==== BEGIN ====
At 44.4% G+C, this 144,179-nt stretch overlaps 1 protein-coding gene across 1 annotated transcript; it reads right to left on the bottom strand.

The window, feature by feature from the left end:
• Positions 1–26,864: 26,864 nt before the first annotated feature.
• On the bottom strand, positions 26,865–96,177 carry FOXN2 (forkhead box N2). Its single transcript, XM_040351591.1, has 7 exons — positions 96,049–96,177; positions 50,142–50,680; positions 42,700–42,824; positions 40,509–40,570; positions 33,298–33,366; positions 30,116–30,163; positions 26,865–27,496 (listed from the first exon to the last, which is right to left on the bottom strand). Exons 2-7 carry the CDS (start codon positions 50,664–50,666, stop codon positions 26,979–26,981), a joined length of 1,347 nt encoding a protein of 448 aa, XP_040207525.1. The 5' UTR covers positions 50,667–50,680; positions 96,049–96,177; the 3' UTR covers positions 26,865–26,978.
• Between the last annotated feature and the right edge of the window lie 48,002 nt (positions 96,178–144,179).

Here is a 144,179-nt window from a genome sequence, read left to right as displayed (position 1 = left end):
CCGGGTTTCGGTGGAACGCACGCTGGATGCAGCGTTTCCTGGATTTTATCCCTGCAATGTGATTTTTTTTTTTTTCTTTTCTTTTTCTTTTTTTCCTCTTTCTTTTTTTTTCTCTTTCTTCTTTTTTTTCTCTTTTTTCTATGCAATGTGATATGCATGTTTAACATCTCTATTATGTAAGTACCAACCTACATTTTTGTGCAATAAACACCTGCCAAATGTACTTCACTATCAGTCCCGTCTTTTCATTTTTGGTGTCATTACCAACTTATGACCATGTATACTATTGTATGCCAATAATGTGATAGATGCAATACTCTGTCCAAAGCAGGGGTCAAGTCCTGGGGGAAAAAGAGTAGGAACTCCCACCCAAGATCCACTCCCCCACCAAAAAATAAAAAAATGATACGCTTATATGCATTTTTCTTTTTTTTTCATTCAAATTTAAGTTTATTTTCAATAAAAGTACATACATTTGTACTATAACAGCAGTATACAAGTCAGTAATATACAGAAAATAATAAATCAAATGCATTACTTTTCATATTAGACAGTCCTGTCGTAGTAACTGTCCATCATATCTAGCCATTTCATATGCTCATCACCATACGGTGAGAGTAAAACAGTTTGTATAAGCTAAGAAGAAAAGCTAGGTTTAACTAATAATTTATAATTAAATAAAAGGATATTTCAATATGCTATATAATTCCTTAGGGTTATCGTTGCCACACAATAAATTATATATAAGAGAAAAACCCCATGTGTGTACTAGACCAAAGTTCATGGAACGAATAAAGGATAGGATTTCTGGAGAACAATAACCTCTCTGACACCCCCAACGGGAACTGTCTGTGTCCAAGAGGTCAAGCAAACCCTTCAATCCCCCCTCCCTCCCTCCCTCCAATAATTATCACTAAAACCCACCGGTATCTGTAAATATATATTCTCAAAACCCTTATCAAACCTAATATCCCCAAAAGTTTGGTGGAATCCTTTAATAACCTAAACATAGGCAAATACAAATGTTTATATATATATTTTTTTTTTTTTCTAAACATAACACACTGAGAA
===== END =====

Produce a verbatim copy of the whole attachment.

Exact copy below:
At 44.4% G+C, this 144,179-nt stretch overlaps 1 protein-coding gene across 1 annotated transcript; it reads right to left on the bottom strand.

The window, feature by feature from the left end:
• Positions 1–26,864: 26,864 nt before the first annotated feature.
• On the bottom strand, positions 26,865–96,177 carry FOXN2 (forkhead box N2). Its single transcript, XM_040351591.1, has 7 exons — positions 96,049–96,177; positions 50,142–50,680; positions 42,700–42,824; positions 40,509–40,570; positions 33,298–33,366; positions 30,116–30,163; positions 26,865–27,496 (listed from the first exon to the last, which is right to left on the bottom strand). Exons 2-7 carry the CDS (start codon positions 50,664–50,666, stop codon positions 26,979–26,981), a joined length of 1,347 nt encoding a protein of 448 aa, XP_040207525.1. The 5' UTR covers positions 50,667–50,680; positions 96,049–96,177; the 3' UTR covers positions 26,865–26,978.
• Between the last annotated feature and the right edge of the window lie 48,002 nt (positions 96,178–144,179).

Here is a 144,179-nt window from a genome sequence, read left to right as displayed (position 1 = left end):
CCGGGTTTCGGTGGAACGCACGCTGGATGCAGCGTTTCCTGGATTTTATCCCTGCAATGTGATTTTTTTTTTTTTCTTTTCTTTTTCTTTTTTTCCTCTTTCTTTTTTTTTCTCTTTCTTCTTTTTTTTCTCTTTTTTCTATGCAATGTGATATGCATGTTTAACATCTCTATTATGTAAGTACCAACCTACATTTTTGTGCAATAAACACCTGCCAAATGTACTTCACTATCAGTCCCGTCTTTTCATTTTTGGTGTCATTACCAACTTATGACCATGTATACTATTGTATGCCAATAATGTGATAGATGCAATACTCTGTCCAAAGCAGGGGTCAAGTCCTGGGGGAAAAAGAGTAGGAACTCCCACCCAAGATCCACTCCCCCACCAAAAAATAAAAAAATGATACGCTTATATGCATTTTTCTTTTTTTTTCATTCAAATTTAAGTTTATTTTCAATAAAAGTACATACATTTGTACTATAACAGCAGTATACAAGTCAGTAATATACAGAAAATAATAAATCAAATGCATTACTTTTCATATTAGACAGTCCTGTCGTAGTAACTGTCCATCATATCTAGCCATTTCATATGCTCATCACCATACGGTGAGAGTAAAACAGTTTGTATAAGCTAAGAAGAAAAGCTAGGTTTAACTAATAATTTATAATTAAATAAAAGGATATTTCAATATGCTATATAATTCCTTAGGGTTATCGTTGCCACACAATAAATTATATATAAGAGAAAAACCCCATGTGTGTACTAGACCAAAGTTCATGGAACGAATAAAGGATAGGATTTCTGGAGAACAATAACCTCTCTGACACCCCCAACGGGAACTGTCTGTGTCCAAGAGGTCAAGCAAACCCTTCAATCCCCCCTCCCTCCCTCCCTCCAATAATTATCACTAAAACCCACCGGTATCTGTAAATATATATTCTCAAAACCCTTATCAAACCTAATATCCCCAAAAGTTTGGTGGAATCCTTTAATAACCTAAACATAGGCAAATACAAATGTTTATATATATATTTTTTTTTTTTTCTAAACATAACACACTGAGAA